I'm working my way through all the films about Hitler's last days. Downfall seemed set to be the definitive version, but now it's been reduced to a meme. Still, it's a largely accurate, powerful account, with a very strong performance from Bruno Ganz.
In Bologna's Cinematheque I watch Pabst's The Last Act which, aided by the scorching summer weather, packed auditorium and inadequate air conditioning, really felt like spending ten days in a bunker under heavy shelling. The film introduces a fictional anti-war general played by Oscar Werner in a bit of "We're not all bad" special pleading but it gets a lot right.
Hitler: The Last Ten Days (1973) is notorious for getting a lot wrong: not facts, which are scrupulously attested to and signed off on right at the start by a historian and an actual witness, but the filmmaking and the casting. I don't know who you ought to get if you're making your own Downfall in the early seventies, but thanks to this film we know it shouldn't be Alec Guinness.
And probably don't get Ennio De Concini to direct, either. A distinguished screenwriter (Divorce: Italian Style, The Girl Who Knew Too Much), he was thrown in at the deep end on this, his debut, and his directing skills don't seem equal to his script, which is pretty interesting.
In fact, the film's biggest problem is that it's a British-Italian co-production: being in the right language gives both German version an extraordinary boost. And it's difficult to convince as Hitler if you're speaking English and have a very recognizable voice that isn't Hitler's. Added to that, Guinness simply can't rant and roar with the force we see in Hitler's newsreel speeches, though admittedly he's playing him as a sick man, if not quite as tremulous as the Bruno Ganz incarnation.
The movie was produced by John Heyman, who was responsible for a lot of Joseph Losey's films and whose son has brought us the Harry Potter and Paddington franchises. Which are similarly stuffed with the cream of the British acting establishment, but are somewhat lighter.
This movie very nearly works as a comedy, though. Guinness had a certain dry wit, and it's not absolutely certain he's not applying it at least some of the time. He has to deliver samples of Hitler's "table talk," the dictator's windy pronouncements on matters artistic, social, military and political, most of which are deeply ignorant and many of which are batshit crazy. Deploring the fatness of the average opera singer, he remarks that the medium won't have reached its full potential until the works of Wagner can be performed nude. Posing for his photograph, he expresses the importance of future generations knowing what he looks like: he doesn't want to end up like Jesus, being painted with a ginger beard.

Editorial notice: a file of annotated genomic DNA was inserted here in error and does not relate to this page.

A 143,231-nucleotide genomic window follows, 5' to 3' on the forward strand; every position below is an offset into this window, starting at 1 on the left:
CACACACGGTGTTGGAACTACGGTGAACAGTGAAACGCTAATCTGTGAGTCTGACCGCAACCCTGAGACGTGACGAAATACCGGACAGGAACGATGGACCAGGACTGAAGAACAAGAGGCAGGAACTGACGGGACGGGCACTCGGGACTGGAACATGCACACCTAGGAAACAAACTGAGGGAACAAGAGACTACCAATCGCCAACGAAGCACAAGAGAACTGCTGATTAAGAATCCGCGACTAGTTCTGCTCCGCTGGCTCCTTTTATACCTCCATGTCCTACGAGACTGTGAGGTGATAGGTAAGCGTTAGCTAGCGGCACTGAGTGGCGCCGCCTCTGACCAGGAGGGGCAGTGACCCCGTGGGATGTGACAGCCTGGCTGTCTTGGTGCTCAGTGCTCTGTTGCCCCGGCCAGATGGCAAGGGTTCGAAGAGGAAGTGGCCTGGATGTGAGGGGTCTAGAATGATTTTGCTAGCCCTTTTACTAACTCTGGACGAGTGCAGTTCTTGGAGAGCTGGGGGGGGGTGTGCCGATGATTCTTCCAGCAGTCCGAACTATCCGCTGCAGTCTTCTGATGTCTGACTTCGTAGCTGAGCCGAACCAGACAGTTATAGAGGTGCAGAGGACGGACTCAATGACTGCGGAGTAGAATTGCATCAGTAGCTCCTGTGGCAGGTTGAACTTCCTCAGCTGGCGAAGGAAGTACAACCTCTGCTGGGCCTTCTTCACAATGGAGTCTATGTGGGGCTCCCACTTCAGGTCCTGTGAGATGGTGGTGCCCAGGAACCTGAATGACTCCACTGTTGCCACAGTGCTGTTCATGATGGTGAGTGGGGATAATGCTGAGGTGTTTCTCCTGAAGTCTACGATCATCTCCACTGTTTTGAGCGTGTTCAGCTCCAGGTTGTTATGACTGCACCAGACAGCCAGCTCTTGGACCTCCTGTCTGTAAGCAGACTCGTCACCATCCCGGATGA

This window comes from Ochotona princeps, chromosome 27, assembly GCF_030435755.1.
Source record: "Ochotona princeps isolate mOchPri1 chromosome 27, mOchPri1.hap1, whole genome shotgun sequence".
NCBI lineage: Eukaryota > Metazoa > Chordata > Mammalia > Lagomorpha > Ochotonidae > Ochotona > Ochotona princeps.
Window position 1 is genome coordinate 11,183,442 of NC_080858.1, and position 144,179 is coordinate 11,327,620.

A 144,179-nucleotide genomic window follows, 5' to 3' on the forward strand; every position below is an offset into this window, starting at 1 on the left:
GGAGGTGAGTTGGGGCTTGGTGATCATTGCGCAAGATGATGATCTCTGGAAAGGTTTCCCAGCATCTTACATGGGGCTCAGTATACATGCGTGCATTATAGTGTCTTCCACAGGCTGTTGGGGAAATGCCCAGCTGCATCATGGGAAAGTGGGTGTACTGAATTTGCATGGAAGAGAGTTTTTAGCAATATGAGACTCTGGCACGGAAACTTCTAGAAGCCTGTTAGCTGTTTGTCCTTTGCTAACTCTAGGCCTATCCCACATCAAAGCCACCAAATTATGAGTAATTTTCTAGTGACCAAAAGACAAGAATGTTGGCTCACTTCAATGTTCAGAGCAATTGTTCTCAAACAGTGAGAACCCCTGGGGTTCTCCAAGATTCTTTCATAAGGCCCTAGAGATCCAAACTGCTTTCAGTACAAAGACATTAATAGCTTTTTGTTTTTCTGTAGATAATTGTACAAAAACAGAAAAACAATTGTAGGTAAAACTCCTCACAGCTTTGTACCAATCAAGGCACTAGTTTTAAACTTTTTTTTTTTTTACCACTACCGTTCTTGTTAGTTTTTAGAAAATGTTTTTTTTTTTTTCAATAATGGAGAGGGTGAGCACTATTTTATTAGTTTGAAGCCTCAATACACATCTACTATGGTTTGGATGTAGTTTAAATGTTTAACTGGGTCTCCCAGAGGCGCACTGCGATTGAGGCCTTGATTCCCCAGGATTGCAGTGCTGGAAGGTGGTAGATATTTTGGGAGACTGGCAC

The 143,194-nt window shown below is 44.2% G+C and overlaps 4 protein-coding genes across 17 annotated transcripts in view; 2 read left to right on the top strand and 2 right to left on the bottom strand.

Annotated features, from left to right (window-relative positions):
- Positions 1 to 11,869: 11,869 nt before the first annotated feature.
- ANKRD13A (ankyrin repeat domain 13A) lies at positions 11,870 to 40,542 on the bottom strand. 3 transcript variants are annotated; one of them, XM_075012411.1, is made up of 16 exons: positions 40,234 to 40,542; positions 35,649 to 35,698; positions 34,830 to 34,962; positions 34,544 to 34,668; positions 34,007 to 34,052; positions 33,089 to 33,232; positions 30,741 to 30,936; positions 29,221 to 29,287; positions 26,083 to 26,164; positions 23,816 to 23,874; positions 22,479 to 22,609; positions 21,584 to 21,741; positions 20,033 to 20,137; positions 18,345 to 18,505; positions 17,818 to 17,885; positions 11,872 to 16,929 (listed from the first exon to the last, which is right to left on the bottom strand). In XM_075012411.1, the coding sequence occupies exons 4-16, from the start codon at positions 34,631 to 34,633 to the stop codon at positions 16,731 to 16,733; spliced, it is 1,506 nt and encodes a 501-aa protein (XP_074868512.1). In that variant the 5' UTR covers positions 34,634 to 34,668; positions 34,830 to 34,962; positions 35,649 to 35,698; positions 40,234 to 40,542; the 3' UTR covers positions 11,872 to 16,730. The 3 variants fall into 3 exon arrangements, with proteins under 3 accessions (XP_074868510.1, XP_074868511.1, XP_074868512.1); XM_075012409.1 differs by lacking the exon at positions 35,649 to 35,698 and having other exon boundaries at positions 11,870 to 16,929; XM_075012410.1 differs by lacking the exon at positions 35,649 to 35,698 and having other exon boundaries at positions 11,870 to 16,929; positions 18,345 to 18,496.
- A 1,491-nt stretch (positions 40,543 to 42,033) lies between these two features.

The director serves up some nice formal compositions in the bunker, but can't really animate this static situation into something dramatic (Oliver Hirschbiegel really did a fine job on Downfall, with not a single character who is both sympathetic and active). His attempts to infuse the project with "cinema" (the mystery ingredient) are alternately offensive and ludicrous.
The offensive: archive film is used to make crass, clumsy points, spliced into the long dialogue scenes as a kind of visual relief. When the Führer announces imminent victory, we get the famous shot of the big stone swastika being exploded. Horrific death camp footage is thrown in along with other casualties of the war... you would think this is precisely the context in which such images wouldn't seem gratuitous, but their inclusion still has to be earned.
The ludicrous: to justify the use of black-and-white archive film to represent the war, De Concini shoots all the exteriors in sepia. So that descending into the bunker causes actors to blossom into color, as if they're entering Oz. A crap Oz where you're not allowed to smoke and you have to listen to a maniac loudmouth sounding off endlessly on things he knows nothing about. And yes, it does make you think about the books still to be written about this presidency. It's very Fire and Fury.
It's a shame Guinness isn't fit for purpose since the rest of the cast are very good. Simon Ward's presence is a little confusing because he also played Young Winston for Dickie Attenborough, but we have Phillip Stone, the waiter from The Shining, sound sepulchral, Eric Porter, Julian Glover, a couple of dubbed Italians including one Bond villain.
Best comes last, though. The late Andrew Sachs, famous for playing Manuel on Fawlty Towers, plays the mild-mannered official roped in to marry Hitler to Eva Braun. Sachs knows his comedy, and he knows there's no other way of playing this scene. As part of the ceremony, he has to ask the groom, according to laws the groom himself is responsible for, if he's a pure-blooded Aryan and if he has any hereditary conditions in his family. The look on Hitler's face!
And then they have a nice party and Eva sings in blackface, which is something she apparently liked to do. Al Jolson: the Last Ten Days? And then Hitler tops himself and finally everyone can light up.
The Forgotten is a regular Thursday column by David Cairns, author of Shadowplay.